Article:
In these conversations, be professional and open to hearing your team members' ideas. Acknowledge that you will be holding them accountable for their work and that you will support them in any way possible. Ask them to express any concerns they have, and respond to those concerns. Make a commitment to each person that you will be fair and honest in all your dealings with them.
This is the time to be clear about another aspect of your new role. Now that you're responsible for the team's performance, you have lots of additional responsibilities and many meetings to attend so you probably won't be as available as you once were for lunches or after-work activities. You certainly don't want to cut off all informal contact with your team — just back off a bit from the socialization.
There may be people who can't handle the new relationship and you will have to make hard decisions — but that's what managers do. Just keep in mind that your responsibility is to the team and to the success of the organization. If you need help, ask your HR support. And if you have a mentor, this is a perfect time to ask for guidance as you manage your new responsibilities and your team.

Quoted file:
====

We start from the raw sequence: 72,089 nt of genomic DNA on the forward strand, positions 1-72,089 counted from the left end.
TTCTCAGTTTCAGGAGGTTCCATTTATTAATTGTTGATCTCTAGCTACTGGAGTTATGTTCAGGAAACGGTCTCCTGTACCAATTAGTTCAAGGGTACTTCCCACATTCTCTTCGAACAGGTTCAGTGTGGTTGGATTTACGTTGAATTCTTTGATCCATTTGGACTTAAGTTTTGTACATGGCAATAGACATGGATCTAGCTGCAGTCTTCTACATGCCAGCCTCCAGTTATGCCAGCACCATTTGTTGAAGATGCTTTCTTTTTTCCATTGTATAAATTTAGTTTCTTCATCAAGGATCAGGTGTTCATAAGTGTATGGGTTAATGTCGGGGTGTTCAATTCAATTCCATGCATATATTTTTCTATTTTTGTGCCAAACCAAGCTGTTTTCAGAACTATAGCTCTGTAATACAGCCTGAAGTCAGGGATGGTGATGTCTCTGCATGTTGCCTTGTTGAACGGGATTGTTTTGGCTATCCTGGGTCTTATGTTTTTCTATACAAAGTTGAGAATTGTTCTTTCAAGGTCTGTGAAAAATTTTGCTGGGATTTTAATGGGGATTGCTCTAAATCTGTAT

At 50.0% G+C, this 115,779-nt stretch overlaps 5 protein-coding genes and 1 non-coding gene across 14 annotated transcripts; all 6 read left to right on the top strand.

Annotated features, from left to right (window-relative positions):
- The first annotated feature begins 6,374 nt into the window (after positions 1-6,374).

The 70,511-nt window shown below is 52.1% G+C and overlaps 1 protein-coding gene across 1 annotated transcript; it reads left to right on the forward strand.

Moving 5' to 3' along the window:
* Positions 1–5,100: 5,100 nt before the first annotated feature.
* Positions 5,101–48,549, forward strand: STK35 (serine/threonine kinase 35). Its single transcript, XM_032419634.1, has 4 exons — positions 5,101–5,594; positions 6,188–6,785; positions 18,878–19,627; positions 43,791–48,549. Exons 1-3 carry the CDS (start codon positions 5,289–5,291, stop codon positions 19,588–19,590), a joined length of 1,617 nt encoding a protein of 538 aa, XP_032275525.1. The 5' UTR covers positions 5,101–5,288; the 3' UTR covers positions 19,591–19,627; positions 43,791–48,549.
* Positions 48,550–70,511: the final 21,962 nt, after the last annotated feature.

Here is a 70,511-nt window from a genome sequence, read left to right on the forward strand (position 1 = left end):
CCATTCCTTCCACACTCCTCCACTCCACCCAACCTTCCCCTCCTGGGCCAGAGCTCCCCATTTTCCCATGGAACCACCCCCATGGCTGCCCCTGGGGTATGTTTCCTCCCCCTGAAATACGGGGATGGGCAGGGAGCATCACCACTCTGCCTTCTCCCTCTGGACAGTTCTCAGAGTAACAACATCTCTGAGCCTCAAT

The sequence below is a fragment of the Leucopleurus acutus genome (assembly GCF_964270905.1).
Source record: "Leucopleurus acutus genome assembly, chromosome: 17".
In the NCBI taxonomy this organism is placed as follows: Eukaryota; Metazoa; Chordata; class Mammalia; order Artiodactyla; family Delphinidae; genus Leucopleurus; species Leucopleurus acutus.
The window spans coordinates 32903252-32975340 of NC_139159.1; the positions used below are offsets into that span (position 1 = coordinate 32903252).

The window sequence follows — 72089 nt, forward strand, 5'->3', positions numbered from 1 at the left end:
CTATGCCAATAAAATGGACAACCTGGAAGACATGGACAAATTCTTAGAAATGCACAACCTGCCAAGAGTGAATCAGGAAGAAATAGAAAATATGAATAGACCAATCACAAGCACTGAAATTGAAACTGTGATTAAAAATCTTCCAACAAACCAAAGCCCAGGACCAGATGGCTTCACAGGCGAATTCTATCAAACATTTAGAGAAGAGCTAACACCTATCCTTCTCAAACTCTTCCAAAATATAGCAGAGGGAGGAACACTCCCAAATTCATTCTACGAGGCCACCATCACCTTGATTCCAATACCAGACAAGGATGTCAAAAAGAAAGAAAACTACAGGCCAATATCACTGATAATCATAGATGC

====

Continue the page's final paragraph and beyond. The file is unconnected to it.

Question: I'm settling into my new role managing my department and I'm developing a good rapport with my team. However, I'm not sure that's enough. What else should I be doing?
Answer: A big challenge for a new manager, whether you're new to the role or new to the organization, is fitting in and learning how things get done. Beyond understanding the organization, which is important, you have to develop political savvy. You need to begin by learning the organization — its structure and complexity. Some organizations have a traditional hierarchical structure; some are flatter or have a matrix structure with people often working on cross-functional teams. The structure is going to affect how information flows, and understanding this is critical, so learn it early. Equally important, determine who the gatekeepers of the information are — those individuals who control the flow of information. Also, pay attention to how ideas flow in your organization. Do they flow freely? Do team members have the freedom to either act on good ideas or at least bring them forward?